The cow’s head

on

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Zara said “Bonjour” as soon as she saw us in the garden early that morning, she was smiling as always and we were excited with expectations of a fun cooking day ahead of us. Zara only spoke French to us and indicated that as soon as we were finished with breakfast, served on the terrace, we could leave “tout de suite” for shopping the ingredients for our cooking class.

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After leaving the Riad and cruising through alleys and cold narrow streets, crossing among bikes, motorcycles, donkeys and their carts sometimes loaded with produce, other times with debris from construction sites, we finally came to an open air market bursting with people and sunshine. Actually we never saw any enclosed food market, neither any boxed food, nor bagged food. Everything there was breathing the same air as us, as natural as it could be.

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Zara carried her own shopping cart and a smile full of pride as she exhibited to her merchant friends, her two american students. Zara zoomed from stand to stand talking to everybody, in a traffic full of life. While we were catching up with her fast walk, she kept telling us about her dishes and her people.

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Go get a Kilo of  “tomate” she told me as she handled me the basket.  While thinking in my head what a Kilo translates in Lbs and trying to remember when was the last time I held something in Kilos, I realized the 25 years in America had me upside-down in this matter. I gave her the basket full of what I thought was 1Kg and while they weighted it, I heard the Jeopardy music playing in my head…… and BANG!! I was short one tomato!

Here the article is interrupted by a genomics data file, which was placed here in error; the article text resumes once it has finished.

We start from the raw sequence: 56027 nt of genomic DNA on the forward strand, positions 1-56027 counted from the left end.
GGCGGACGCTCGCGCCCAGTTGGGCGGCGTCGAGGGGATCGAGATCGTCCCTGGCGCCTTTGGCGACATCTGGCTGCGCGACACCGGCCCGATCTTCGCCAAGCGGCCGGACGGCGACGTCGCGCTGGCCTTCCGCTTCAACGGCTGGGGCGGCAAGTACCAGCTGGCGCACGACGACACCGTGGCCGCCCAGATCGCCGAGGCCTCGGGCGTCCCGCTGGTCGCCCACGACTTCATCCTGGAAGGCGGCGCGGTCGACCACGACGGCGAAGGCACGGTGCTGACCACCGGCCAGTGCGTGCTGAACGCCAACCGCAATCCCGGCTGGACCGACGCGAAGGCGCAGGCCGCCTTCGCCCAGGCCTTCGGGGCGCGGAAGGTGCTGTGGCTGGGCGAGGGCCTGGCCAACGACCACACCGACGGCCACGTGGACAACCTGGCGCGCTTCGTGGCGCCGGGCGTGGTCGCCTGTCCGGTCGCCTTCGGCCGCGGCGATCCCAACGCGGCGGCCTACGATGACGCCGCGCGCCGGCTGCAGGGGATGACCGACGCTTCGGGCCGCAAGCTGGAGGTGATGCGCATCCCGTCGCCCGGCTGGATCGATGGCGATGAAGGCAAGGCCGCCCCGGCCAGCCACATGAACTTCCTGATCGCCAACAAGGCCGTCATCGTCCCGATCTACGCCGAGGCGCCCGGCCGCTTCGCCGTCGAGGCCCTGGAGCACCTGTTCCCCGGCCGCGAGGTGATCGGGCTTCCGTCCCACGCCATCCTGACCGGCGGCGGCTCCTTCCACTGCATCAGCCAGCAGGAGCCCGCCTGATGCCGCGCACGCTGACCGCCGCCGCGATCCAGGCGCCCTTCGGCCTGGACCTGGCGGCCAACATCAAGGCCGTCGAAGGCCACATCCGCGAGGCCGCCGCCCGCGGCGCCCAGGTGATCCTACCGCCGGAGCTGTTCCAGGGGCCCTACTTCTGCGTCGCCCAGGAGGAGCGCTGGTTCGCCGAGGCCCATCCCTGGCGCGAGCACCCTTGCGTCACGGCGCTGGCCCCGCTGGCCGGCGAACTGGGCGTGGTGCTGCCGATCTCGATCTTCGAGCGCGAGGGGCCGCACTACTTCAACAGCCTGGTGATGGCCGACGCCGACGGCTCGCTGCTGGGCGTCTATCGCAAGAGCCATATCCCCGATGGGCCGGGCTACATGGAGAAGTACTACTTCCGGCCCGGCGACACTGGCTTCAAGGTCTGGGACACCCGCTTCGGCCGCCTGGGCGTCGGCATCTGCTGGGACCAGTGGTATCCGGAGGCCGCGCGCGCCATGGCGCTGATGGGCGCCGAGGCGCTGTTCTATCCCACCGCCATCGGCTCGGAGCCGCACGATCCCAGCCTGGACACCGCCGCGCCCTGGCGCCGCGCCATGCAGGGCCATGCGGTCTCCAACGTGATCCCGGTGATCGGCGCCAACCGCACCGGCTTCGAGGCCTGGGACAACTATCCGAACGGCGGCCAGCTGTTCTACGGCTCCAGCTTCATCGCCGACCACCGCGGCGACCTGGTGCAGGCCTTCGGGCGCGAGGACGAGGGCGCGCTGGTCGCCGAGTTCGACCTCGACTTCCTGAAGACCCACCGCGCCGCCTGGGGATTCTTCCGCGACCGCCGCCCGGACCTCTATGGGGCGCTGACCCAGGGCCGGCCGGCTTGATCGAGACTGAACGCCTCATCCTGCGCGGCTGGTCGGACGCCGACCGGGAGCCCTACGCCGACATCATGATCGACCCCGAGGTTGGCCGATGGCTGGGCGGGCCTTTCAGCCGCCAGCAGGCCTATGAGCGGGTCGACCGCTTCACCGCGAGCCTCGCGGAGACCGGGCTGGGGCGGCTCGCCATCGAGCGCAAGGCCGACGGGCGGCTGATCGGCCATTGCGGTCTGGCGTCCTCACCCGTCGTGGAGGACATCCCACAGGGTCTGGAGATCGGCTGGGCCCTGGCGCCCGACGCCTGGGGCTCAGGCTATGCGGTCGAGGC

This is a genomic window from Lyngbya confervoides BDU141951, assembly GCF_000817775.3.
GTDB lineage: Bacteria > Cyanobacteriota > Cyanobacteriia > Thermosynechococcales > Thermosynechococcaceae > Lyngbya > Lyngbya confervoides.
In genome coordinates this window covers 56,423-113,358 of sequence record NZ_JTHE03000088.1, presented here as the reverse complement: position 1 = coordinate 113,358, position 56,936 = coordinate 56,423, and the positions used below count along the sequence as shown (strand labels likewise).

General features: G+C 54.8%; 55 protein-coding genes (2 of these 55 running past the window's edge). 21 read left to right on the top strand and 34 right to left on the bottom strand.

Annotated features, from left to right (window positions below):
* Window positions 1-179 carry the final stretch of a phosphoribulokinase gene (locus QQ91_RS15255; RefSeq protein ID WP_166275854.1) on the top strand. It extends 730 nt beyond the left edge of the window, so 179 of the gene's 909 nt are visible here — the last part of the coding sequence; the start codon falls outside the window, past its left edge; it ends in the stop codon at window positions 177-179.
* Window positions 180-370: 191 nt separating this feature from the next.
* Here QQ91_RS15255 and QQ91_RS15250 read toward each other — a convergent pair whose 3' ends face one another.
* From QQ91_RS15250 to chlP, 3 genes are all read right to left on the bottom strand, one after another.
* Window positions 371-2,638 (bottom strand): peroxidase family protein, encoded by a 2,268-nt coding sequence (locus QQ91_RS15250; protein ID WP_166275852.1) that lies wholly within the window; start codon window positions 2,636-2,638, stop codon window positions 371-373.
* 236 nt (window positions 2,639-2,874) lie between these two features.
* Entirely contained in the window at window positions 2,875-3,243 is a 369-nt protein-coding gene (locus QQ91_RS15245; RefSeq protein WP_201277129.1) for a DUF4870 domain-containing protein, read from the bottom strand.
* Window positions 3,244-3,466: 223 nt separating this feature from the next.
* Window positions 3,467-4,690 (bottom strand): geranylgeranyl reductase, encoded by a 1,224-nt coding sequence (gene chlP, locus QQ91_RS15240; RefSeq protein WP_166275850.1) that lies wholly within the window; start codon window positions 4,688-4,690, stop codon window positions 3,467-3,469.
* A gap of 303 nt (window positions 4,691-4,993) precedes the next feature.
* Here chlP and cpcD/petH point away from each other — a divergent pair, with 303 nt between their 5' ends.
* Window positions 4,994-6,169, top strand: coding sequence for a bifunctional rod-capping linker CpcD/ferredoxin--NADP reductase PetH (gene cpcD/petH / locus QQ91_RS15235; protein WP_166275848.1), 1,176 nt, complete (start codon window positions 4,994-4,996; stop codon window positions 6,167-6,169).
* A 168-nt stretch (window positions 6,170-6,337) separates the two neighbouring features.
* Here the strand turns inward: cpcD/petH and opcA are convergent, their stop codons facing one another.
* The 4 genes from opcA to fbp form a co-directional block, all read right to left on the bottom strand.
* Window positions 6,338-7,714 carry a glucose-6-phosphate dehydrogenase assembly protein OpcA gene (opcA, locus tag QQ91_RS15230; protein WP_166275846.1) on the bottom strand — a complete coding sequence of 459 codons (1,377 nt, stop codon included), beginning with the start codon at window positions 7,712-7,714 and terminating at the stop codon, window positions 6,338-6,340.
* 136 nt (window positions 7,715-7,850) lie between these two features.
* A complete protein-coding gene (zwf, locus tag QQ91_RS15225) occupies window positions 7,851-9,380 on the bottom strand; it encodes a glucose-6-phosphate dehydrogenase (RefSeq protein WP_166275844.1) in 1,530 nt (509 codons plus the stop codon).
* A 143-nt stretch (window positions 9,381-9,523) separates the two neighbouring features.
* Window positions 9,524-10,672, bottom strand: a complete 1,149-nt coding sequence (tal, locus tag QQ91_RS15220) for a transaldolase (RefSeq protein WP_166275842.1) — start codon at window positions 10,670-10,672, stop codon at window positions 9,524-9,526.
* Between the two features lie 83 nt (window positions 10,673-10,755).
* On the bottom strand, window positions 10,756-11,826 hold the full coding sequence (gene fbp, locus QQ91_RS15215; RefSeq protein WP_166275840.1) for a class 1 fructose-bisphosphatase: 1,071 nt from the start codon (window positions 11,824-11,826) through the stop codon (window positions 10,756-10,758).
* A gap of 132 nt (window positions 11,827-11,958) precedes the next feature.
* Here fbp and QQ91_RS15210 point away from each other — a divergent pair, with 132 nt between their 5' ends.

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The most colorful and beautiful veggies had names that she didn’t know how to translate from Arabic to French, to me. At the herb seller’s we got so excited that we decided to buy a couple of Kgs divided into tiny bags full of herbs and seasonings. They travelled back home with us, which is totally another story.

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Back to this story: Now it was time to buy our meat for the lamb tagine.

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Zara approached the meat stand and ordered all the pieces we needed for our cooking class, while I was lost in a world of meat and cow’s parts, I was observing that glass dripping with blood on the outside, sitting next to the scale, wondering what was that? I watched the glass and the guy. Jeff watched me.

Zara explained to me, that in Morocco they ate the cow’s heads too. I smiled and told her that in Brazil we do too, actually just like them, we eat almost every part, nothing goes to waste. She turned to her friend and an avalanche of Arabic words came out of her mouth and they both looked at me and smiled. That was my password to their heart, at that moment we became friends, and without even speaking the same language, now we were equal. In celebration of our new friendship, he picked up a kettle of mint tea and poured it into the bloody glass and offered it to me. I drank it, accepting all the challenges that it takes in order to understand human connections.

I gave him the glass back, he poured more tea and passed it to Zara, and then he drank it. I looked for Jeff who was standing far away with his mouth open, and called: Come here dear! Would you like some tea, too?

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